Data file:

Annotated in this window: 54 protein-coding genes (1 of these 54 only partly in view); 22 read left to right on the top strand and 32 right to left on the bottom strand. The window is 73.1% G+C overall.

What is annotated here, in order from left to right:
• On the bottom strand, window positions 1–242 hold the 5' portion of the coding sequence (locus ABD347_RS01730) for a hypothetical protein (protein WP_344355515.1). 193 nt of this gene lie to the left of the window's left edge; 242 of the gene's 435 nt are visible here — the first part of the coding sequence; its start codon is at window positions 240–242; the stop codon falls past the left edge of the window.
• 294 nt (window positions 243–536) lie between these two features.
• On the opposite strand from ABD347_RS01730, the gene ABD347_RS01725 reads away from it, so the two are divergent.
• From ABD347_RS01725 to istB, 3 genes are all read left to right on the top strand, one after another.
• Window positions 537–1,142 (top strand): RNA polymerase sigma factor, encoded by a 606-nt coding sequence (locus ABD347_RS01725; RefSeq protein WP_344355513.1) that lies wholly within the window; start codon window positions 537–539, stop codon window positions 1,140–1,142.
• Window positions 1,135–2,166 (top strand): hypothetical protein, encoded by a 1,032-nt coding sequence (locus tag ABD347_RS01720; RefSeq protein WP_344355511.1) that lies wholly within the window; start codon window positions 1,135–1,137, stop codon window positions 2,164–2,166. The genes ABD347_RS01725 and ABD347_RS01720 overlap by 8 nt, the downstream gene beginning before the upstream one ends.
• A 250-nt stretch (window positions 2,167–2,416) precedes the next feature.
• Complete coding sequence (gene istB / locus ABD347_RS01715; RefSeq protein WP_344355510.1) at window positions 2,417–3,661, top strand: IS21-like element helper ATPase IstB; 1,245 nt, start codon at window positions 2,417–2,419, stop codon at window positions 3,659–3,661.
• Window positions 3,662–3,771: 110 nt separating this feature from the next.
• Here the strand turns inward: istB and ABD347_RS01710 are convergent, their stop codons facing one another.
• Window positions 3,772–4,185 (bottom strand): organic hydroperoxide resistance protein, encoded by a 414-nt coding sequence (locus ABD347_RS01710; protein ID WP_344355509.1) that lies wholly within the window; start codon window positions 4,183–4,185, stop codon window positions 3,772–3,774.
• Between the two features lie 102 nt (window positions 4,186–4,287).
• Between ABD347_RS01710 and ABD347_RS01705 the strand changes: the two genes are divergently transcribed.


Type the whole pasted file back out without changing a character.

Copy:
Annotated in this window: 54 protein-coding genes (1 of these 54 only partly in view); 22 read left to right on the top strand and 32 right to left on the bottom strand. The window is 73.1% G+C overall.

What is annotated here, in order from left to right:
• On the bottom strand, window positions 1–242 hold the 5' portion of the coding sequence (locus ABD347_RS01730) for a hypothetical protein (protein WP_344355515.1). 193 nt of this gene lie to the left of the window's left edge; 242 of the gene's 435 nt are visible here — the first part of the coding sequence; its start codon is at window positions 240–242; the stop codon falls past the left edge of the window.
• 294 nt (window positions 243–536) lie between these two features.
• On the opposite strand from ABD347_RS01730, the gene ABD347_RS01725 reads away from it, so the two are divergent.
• From ABD347_RS01725 to istB, 3 genes are all read left to right on the top strand, one after another.
• Window positions 537–1,142 (top strand): RNA polymerase sigma factor, encoded by a 606-nt coding sequence (locus ABD347_RS01725; RefSeq protein WP_344355513.1) that lies wholly within the window; start codon window positions 537–539, stop codon window positions 1,140–1,142.
• Window positions 1,135–2,166 (top strand): hypothetical protein, encoded by a 1,032-nt coding sequence (locus tag ABD347_RS01720; RefSeq protein WP_344355511.1) that lies wholly within the window; start codon window positions 1,135–1,137, stop codon window positions 2,164–2,166. The genes ABD347_RS01725 and ABD347_RS01720 overlap by 8 nt, the downstream gene beginning before the upstream one ends.
• A 250-nt stretch (window positions 2,167–2,416) precedes the next feature.
• Complete coding sequence (gene istB / locus ABD347_RS01715; RefSeq protein WP_344355510.1) at window positions 2,417–3,661, top strand: IS21-like element helper ATPase IstB; 1,245 nt, start codon at window positions 2,417–2,419, stop codon at window positions 3,659–3,661.
• Window positions 3,662–3,771: 110 nt separating this feature from the next.
• Here the strand turns inward: istB and ABD347_RS01710 are convergent, their stop codons facing one another.
• Window positions 3,772–4,185 (bottom strand): organic hydroperoxide resistance protein, encoded by a 414-nt coding sequence (locus ABD347_RS01710; protein ID WP_344355509.1) that lies wholly within the window; start codon window positions 4,183–4,185, stop codon window positions 3,772–3,774.
• Between the two features lie 102 nt (window positions 4,186–4,287).
• Between ABD347_RS01710 and ABD347_RS01705 the strand changes: the two genes are divergently transcribed.